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FIND OUT YOUR CREDIT SCORES

Much has been made about credit scores and how important they are to you. A credit score is a number that is calculated to predict the likelihood of default on a loan. The higher the credit score, the better the credit.

Credit scores can range from as low as 300 to as high as 850. I've never witnessed a “perfecf credit score, which leads me to believe it's a theoretical number that can never be reached. The highest score that I recall seeing during my years as a loan officer was around 820.

Credit scoring has been around for years, but it became important to the mortgage lending industry in the late 1990s. Each credit repository issues its own credit score, so you should have three scores in all.

Each repository, Equifax, Experian, and Transunion, calculates a credit score on its own using a system devised by Fair Isaac Corporation, commonly called FICO. FICO is a registered trademark.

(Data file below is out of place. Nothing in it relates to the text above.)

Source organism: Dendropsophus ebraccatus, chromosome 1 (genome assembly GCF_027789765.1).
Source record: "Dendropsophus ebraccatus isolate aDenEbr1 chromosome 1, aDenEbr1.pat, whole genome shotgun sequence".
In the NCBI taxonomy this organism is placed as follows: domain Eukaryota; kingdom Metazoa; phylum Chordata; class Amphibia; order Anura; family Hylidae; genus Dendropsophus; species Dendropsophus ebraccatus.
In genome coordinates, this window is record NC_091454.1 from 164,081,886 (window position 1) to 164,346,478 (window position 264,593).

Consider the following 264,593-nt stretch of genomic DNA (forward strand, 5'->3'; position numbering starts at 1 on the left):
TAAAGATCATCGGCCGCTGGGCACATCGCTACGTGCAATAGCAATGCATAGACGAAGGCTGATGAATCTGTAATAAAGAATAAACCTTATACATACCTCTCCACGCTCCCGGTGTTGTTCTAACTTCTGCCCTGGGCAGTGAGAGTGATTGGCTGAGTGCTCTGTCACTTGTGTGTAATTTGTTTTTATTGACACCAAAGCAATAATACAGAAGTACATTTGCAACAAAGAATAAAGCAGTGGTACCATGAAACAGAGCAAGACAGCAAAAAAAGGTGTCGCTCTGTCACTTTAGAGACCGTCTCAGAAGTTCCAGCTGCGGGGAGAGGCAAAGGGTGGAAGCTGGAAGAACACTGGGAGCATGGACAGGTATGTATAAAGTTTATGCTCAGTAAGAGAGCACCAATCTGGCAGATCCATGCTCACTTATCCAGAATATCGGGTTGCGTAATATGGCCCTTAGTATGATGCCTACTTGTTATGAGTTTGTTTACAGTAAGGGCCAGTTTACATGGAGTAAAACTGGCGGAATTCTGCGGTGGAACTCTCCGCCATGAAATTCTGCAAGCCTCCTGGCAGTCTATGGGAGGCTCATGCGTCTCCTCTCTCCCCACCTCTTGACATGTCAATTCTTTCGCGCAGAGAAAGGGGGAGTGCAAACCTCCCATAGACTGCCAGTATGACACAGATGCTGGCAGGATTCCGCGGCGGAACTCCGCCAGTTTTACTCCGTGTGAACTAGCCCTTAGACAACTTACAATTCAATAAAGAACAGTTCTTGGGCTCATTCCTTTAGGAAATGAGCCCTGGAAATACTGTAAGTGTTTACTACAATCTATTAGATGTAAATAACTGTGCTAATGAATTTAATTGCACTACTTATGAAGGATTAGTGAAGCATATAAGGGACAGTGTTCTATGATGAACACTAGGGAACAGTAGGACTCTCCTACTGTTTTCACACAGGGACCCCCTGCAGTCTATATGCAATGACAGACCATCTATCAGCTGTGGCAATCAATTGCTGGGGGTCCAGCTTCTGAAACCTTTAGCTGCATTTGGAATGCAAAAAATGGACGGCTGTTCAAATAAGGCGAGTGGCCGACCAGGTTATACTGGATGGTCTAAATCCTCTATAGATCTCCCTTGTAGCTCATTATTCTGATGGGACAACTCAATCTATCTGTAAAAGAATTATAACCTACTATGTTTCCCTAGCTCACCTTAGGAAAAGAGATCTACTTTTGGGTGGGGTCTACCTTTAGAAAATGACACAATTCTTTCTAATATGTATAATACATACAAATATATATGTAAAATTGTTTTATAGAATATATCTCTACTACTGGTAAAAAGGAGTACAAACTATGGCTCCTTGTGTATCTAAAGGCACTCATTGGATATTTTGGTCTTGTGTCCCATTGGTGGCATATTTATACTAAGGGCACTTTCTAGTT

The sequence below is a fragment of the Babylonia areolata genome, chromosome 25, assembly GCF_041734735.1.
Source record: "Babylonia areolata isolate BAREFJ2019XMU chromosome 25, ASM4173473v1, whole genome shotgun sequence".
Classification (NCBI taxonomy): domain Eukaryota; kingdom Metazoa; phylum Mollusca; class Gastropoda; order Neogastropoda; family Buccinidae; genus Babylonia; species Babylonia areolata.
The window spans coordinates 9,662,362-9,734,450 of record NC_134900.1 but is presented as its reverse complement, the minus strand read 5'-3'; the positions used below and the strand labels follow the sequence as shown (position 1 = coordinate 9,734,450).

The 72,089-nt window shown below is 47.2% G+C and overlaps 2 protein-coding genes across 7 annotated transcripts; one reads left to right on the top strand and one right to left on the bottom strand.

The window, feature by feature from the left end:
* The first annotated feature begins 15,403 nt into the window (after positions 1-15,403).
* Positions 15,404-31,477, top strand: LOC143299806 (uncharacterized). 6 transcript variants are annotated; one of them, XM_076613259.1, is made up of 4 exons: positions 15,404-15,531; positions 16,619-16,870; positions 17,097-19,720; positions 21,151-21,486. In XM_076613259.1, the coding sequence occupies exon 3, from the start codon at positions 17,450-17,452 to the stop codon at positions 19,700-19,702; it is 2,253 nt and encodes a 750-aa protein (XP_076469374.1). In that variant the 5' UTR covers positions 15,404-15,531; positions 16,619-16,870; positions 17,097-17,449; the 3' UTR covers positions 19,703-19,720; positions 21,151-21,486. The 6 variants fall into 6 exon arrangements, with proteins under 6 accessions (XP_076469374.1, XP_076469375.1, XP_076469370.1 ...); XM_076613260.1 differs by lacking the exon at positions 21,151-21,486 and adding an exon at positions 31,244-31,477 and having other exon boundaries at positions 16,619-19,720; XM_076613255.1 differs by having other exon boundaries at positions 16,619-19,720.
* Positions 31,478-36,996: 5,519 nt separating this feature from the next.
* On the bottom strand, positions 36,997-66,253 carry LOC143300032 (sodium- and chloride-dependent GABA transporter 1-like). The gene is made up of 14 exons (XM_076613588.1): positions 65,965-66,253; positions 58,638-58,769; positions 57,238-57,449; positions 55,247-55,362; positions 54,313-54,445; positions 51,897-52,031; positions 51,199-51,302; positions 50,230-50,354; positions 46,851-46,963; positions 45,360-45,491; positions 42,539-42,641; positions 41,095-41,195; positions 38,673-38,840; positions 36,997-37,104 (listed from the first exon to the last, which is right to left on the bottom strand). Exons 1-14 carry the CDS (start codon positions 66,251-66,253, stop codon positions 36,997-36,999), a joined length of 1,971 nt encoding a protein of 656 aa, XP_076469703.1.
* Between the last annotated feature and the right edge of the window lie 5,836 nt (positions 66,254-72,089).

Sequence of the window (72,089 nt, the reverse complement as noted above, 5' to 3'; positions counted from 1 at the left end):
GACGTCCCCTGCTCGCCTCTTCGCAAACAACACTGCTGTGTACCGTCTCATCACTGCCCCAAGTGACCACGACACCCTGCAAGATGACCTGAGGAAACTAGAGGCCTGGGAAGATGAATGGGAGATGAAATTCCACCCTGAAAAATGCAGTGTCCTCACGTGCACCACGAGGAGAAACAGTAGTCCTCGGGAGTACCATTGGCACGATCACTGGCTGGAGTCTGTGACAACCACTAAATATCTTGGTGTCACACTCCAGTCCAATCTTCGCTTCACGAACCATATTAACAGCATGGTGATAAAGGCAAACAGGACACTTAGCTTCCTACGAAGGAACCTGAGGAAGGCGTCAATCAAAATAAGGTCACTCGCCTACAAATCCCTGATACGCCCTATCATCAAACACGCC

This special algorithm is licensed to the three bureaus by FICO, which in turn will provide those numbers to the mortgage lender or mortgage broker when asked. It's important to note that these three bureaus have developed their own internal credit-scoring model.

Other third-party businesses also advertise free credit reports with credit scores, but you can't be sure if the score you're getting is the same one those bureaus use when reporting to a mortgage lender.

You might for instance get a credit score of 700 from a website. But this number is different from the ones generated by FICO programs. So, you could be misled into thinking your credit score is 700 when it is actually 600.

On the other hand, you could find out that your credit score obtained directly from the bureau is 600 when in fact your credit score is much higher than that. If you get false information about your score that results in your believing your score is too low, then you might not apply for a mortgage at all.

Credit scores are made up of many different factors, all of which apply to your ability and willingness to repay a debt. But some factors weigh more heavily than others. The key ingredients to a credit score are:

• Payment history

• Available credit

• Length of time you've had credit

• Credit inquiries

• Types of credit

 
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